New to the series is a Sniper option. If the Titan is far away or unaware, you can basically do a sniper attack on them in a one hit kill.  However, you must precisely time the attack like a regular blade swipe.  Otherwise, you’d be sniping all the Titans in minutes.  It’s a great addition and makes me feel a bit more powerful than I likely ought to be.  In any case, I don’t use it as often because swinging around them is so much more fun and the AI of the Titans make it surprisingly hard to sneak up on them, especially Abnormals.

Lastly, we have bases.  You can make these supply bases, manual battery cannon shooting bases, or automatic battery cannon shooting bases.  I prefer manual ones myself, but I’ve been knocked out of a tower base before, so perhaps automatically firing ones aren’t bad.  It’s a good way to wear down a powerful Titan or a horde of them.  You can work up some strategic uses for the bases by making some automatically firing on the group while you take out ones closer to you.  It’s a good touch to the already fun combat with a smidgen of tower defense.

Titans come in many shapes and sizes, but basically, they come in four flavors that I know of at the halfway mark of the game.  One is a normal slow moving Titan. These are the easiest to kill and don’t move much.  Next, there are the small Titans which run quite fast and are much harder to attack due to their small size, but only take one swipe of the blade to polish off.  Third, there are Abnormal Titans which move all over the place and are unpredictable.  These can be a challenge since they move quickly and often in the very spot you need them to move away from.  Now, if you get a more powerful Titan, one that regenerates at a fast rate, then it becomes an epic battle where you must strategically locate the parts of his body glowing green and attack at those first, or assign your teammates to attack them and focus your attacks head on.  It’s great fun.  Strong Abnormals are the best for a long drawn out battle.

You also have flash grenades.  This are quite useful when you are surrounded by Titans and need to get them to stay still for a bit in order to work up an attack.  I don’t use them often, but consider them necessary.  You can click to the secondary item selection  ( using left trigger on a controller ), for some Titan hunting using a restraint gun as well.  For big ones, you’ll need to chop off their limbs first, but you gain XP and money from capturing them alive.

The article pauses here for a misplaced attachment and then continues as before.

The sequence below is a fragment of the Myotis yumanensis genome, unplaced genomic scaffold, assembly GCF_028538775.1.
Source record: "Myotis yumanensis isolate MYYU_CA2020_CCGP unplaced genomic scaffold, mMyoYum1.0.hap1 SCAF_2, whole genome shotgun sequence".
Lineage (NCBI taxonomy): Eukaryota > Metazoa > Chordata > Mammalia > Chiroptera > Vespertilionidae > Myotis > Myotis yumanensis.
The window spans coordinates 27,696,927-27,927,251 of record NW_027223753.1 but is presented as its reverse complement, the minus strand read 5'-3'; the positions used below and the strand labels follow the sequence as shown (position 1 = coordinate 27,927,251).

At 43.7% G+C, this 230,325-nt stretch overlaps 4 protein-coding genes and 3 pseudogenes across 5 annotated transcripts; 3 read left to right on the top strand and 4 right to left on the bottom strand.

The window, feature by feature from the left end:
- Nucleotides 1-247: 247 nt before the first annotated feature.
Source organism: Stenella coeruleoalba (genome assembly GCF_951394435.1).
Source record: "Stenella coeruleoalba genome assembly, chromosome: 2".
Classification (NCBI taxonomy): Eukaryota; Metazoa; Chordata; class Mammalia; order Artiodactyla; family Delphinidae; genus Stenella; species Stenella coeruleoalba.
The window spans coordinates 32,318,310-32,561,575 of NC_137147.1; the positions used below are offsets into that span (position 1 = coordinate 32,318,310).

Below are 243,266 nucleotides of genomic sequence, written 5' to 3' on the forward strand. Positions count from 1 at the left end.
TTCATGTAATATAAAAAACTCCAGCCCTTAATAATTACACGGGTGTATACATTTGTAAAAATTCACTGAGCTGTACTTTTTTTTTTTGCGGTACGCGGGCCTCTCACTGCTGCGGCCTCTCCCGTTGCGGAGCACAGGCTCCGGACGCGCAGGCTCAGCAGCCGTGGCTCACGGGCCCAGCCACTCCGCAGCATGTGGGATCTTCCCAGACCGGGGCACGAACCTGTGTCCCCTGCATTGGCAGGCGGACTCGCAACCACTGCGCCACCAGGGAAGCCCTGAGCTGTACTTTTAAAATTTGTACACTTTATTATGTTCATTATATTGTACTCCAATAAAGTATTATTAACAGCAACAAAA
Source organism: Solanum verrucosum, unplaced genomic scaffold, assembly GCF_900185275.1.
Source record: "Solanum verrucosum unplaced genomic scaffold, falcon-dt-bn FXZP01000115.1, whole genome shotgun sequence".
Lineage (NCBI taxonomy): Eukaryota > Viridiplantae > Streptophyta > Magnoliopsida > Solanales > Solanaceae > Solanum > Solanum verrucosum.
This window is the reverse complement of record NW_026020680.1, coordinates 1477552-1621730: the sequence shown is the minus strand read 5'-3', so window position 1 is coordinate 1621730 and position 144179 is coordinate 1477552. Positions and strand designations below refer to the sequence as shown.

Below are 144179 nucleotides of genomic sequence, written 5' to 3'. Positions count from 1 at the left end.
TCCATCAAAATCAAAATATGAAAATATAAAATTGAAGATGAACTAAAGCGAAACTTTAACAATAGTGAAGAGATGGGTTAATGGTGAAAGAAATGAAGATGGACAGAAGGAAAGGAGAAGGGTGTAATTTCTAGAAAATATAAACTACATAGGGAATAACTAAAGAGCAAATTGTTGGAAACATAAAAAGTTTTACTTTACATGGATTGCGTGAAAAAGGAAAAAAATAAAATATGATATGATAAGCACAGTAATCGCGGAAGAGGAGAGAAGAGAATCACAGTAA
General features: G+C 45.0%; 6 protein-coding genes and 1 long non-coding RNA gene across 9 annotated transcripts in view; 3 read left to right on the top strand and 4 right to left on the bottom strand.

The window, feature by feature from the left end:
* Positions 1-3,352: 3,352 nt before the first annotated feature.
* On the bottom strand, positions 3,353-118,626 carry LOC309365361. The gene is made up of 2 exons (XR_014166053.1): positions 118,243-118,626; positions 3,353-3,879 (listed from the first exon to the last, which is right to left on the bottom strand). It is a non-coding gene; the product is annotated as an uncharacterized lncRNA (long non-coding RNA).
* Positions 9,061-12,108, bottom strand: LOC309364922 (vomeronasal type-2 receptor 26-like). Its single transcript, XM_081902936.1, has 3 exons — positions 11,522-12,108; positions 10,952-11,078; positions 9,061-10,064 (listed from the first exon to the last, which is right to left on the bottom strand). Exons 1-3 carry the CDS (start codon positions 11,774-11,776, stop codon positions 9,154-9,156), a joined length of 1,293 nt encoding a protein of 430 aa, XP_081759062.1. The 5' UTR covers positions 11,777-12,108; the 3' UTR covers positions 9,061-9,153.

I have to mention that once you capture some Titans, you can conduct experiments in villages with them.  It’s a chance to play as a Titan ( I’m guessing because you can’t play as the the Eren Titan like in the first game ) and you can jump up and cause havoc while chowing down on, you guessed it, aristocrats.  It’s quite fun and you have to escape Eren and the military chasing you at the final countdown.  It’s fun as hell and I will do it as often as I can, it’s great addition to the gameplay.


If anything, you are a little overpowered compared to the Titans.  It’s the Abnormals that are the real challenge since they are so unpredictable when they move.  Your starter blades are brittle and weak, just keep upgrading your weapons and you’ll be fine.  However, the game balances you out a bit by restricting the much needed component materials for better weapons as you move along, keeping the number of Titans and especially the number of Powerful Titans at a high enough volume that it remains a challenge while you get better at playing the game.  There are also Scout Missions you unlock once you get into the Scout Regiment and optional missions meant for leveling up at your leisure.  I’ve been trying to get my blades above 300 damage for ages, but I can’t do it until I likely accomplish a metric ton of these missions first, which is good because it hones your skills more.  You can also upgrade your blade/gas containers and your harness for varying degrees of power and force.  This all affects the balance, but Omega Force has it so that you upgrade at just the right moment.

After missions, you can do some friendship quests and even some training to help develop your skills and level your character.  This sounded pretty good to me, but once I got to the quests where I was supposed to train, it was simply a cut scene with a short animation of me just finishing all the training.  So, you can get as OP as you want, you don’t have to actually train in mini-missions like I thought was possible.  A bit of a let-down personally, but it does speed up the leveling process.

The UI is much improved compared to the first game, I’d say it’s almost night and day better with a plethora of options and RPG-like selectables.  As I said before, if you didn’t buy the first game then right now is the best time to pick up Attack on Titan 2, it improves upon it in just about every way possible.


The graphics engine feels like it’s something out of the Samurai Warriors games, and while it’s not as super-realistic as some games are, it’s still perfectly fine and impressive for the framerate it delivers along with visuals.  I won’t lie, the brand new cut-scenes designed around your new “character” are much better looking and done with some breathtaking artwork and graphic  fidelity. Beyond that, the game looks about the same as the first Attack on Titan, perhaps with some more detail in shadows or renders, but I can’t really tell.  The Titans are where I feel it outperforms the first one the most.  No longer are they wobbling giant Gary’s Mod style Titans with heads that look like Bobbleheads when they move.  That’s a major update, the Titans are substantially better looking.  It’s still rag-doll, especially once you cut off a a few limbs, but no where near as spazzy as the first iteration.